“Pakistan needs solutions which can minimise the energy cost and provide optimised power quality, even at unequalled level of efficiency,” said Dr Mike Mehrdad, chief designer and analyst at ETI, in an interview with The Express Tribune. “For all such problems, our product Electro Flow provides excellent solutions.”
Electro Flow is a state-of-the-art energy saving and power conditioning system which ensures power quality and energy savings for industrial and commercial facilities regardless of size, voltage or frequency. This product is installed and used by multinationals across the world to monitor electrical parametres like voltage, current, harmonics, power factors, tripping, etc.
Industries and commercial centres in Pakistan face such issues quite often when voltage suddenly drops, resulting in temporarily halt to power supply. This problem many a time proves costly to factory owners as their machinery gets out of order due to technical fault. The situation gets even worse for some industries like steel and they have to wait for hours before the restart of production.
According to Mehrdad, Electro Flow protects, monitors and activates each stage independently and addresses multiple problems and functions simultaneously. This eliminates the need for purchase of different devices to address each anomaly, which may adversely interact with each other or the load.
To date, the company has installed over 15 million devices in 112 countries. In Pakistan, the company terms the response to Electro Flow “awesome”. Mehrdad said businessmen and industrialists were showing keen interest and hoped that the company would soon start assembling the product in Pakistan.
Since ETI is a private limited company, Mehrdad avoids sharing financials and the amount of investment it is going to make in Pakistan. “Investment is not an issue, we need an excellent response, which we are getting before investment,” he said.
To introduce Electro Flow in Pakistan, ETI is partnering with Industrial Solutions, a local engineering firm operating for the last 25 years. In the beginning, ETI will export complete units on order and, later, when the demand increases, the company will set up an assembly plant in Pakistan.
The product accommodates power load from 200 kilowatts to 5,000 kilowatts (five megawatts), costing in the range of $2,000 to $30,000 depending on power load of a unit.
The company has also made the product for domestic consumers, but it is currently going through the testing phase.
United States (US) Ambassador Richard Olson has stated that the country will broaden its ties with Pakistan by extending cooperation in the energy sector and build better business relations.
The US ambassador made a trip along with the Minister of Water and Power Khawaja Muhammad Asif and the Minister for Petroleum and Natural Resources Shahid Khaqan Abbasi to Washington and Houston to attend meetings for Pakistan-US Energy Working Group.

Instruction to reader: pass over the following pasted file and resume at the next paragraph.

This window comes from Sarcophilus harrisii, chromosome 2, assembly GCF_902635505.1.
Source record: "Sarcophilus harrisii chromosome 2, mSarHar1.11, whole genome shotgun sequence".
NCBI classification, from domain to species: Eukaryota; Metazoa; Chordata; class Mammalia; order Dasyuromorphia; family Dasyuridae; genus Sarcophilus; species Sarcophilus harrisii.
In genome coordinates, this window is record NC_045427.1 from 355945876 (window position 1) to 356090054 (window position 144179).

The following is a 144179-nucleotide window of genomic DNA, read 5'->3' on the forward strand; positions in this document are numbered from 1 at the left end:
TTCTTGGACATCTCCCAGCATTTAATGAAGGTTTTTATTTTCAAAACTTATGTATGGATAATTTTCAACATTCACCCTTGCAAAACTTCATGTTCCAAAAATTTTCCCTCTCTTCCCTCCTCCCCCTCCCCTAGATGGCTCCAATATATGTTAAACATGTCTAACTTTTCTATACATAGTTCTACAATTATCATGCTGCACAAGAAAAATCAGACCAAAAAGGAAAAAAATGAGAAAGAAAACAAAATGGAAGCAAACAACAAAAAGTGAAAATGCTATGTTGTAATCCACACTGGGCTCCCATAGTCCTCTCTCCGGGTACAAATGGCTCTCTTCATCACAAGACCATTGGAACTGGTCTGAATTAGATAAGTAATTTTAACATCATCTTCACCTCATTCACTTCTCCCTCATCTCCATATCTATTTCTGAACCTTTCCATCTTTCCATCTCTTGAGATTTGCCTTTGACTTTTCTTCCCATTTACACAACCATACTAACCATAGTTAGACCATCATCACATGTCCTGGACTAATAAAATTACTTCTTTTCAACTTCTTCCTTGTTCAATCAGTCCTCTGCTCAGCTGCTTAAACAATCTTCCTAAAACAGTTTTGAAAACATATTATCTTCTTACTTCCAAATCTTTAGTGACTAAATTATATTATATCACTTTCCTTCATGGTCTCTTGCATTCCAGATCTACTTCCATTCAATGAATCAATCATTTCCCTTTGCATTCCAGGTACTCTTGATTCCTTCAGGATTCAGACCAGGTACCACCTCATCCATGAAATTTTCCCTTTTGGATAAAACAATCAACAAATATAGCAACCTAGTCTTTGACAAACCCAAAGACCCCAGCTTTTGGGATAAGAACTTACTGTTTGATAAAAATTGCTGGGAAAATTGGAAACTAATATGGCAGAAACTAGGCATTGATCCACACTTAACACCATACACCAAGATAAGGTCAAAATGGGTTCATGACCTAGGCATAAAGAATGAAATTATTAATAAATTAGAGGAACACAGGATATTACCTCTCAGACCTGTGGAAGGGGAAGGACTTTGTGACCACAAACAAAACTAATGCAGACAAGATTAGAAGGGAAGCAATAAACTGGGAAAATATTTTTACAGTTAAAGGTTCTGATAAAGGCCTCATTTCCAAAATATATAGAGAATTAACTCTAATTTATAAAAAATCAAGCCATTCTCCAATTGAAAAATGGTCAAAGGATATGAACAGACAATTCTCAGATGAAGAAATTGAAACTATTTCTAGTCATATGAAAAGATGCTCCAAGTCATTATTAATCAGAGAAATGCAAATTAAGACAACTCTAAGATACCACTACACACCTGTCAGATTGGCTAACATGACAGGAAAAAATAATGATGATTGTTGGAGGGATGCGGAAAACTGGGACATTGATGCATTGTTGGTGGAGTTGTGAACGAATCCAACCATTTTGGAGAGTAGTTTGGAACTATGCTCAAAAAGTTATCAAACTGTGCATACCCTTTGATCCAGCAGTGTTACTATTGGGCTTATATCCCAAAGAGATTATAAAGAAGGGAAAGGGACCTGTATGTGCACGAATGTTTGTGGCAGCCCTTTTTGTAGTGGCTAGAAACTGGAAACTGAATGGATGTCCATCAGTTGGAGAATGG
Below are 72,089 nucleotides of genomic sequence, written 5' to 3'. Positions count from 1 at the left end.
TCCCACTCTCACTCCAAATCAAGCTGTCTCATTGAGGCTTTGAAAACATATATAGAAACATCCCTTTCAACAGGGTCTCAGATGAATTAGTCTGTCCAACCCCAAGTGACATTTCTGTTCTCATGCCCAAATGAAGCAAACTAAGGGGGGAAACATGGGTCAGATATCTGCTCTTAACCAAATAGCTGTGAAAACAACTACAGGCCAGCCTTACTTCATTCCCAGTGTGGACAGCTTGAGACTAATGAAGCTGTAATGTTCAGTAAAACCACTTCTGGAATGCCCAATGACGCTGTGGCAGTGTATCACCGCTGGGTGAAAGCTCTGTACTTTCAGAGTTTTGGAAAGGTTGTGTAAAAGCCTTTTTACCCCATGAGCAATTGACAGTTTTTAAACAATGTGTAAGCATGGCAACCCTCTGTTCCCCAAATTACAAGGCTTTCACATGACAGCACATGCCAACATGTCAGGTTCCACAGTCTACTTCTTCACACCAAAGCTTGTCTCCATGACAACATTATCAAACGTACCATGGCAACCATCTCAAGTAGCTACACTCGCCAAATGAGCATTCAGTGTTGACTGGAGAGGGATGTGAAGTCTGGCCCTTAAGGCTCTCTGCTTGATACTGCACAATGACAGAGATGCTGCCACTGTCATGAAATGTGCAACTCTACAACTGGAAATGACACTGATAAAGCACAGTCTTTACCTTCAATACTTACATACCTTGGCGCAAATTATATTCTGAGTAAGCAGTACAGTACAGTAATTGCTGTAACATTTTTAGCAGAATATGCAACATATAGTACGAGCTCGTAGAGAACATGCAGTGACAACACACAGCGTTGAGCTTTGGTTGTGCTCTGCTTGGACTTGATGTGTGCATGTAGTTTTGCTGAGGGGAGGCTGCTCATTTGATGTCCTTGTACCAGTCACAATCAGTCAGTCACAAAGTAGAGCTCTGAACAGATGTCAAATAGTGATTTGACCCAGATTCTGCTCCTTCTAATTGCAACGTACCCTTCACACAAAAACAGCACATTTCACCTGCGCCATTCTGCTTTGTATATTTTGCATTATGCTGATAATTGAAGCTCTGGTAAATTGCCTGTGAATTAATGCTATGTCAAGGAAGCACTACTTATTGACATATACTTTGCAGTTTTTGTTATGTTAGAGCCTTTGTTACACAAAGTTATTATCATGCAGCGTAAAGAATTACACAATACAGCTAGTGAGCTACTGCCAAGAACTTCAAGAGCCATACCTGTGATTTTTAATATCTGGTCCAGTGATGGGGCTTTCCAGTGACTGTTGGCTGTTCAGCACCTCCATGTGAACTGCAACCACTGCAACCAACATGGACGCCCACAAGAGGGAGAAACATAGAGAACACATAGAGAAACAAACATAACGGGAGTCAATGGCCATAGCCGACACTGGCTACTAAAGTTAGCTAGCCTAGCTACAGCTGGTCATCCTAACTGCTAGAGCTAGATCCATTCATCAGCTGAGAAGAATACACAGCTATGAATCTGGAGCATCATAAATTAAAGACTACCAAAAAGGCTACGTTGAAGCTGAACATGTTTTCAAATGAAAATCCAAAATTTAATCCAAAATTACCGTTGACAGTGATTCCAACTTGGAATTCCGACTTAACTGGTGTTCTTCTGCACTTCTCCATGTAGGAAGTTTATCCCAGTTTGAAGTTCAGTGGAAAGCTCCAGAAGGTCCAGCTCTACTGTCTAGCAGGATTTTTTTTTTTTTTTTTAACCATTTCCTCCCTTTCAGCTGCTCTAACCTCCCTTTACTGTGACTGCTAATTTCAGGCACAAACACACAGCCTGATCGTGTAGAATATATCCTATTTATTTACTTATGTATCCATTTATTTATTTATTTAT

Olson said that the US has been advocating the idea of connecting South Asia with Central Asia and is currently working on the New Silk route. The meetings served a broader agenda of building business to contacts and ‘privatization of US-Pakistan ties’, discussed plans to bring LNG to Pakistan and increase cooperation in the hydel sector by exploring Pakistan’s indigenous energy resources, particularly shale gas.
CHIEF Minister Shahbaz Sharif has said that Pakistan is facing serious challenges like energy shortage and terrorism but the government is determined to overcome all these problems.
He said that the challenges being confronted by the country can be countered through collective wisdom, hard work and joint efforts. He said that a conducive atmosphere had been created in the province for investment and all-out facilities were being provided to local and foreign investors under one-roof. He invited Overseas Investors Chamber of Commerce and Industry to invest in Punjab and assured that maximum facilities and security would be provided.
He was talking to the President Overseas Investors of Chamber of Commerce and Industry (OICCI) Kimihide Ando and Vice President Asad Jaffar who met him here on Thursday. It was agreed in the meeting that Punjab government and OICCI would cooperate in energy and other sectors.
Speaking on the occasion, he said that peace was essential for the promotion of trade and economic activities in the province and the government was taking all possible measures for maintaining a peaceful atmosphere in the province. He said there were vast opportunities of investment in energy and other sectors in the province and investment by OICCI in energy and other sectors would be welcomed. He said that promotion of social, economic and industrial activities was linked with production of electricity. He said that Punjab government was working on generation of electricity from coal, solar, biomass and biogas. He said that OICCI should come forward for promotion of cooperation in energy sector and assured that all-out facilities and incentives would be extended to them. He said OICCI should hold conference in Islamabad on energy requirements of Pakistan and power projects. He said that tough decisions have been taken to put the national economy on the right track.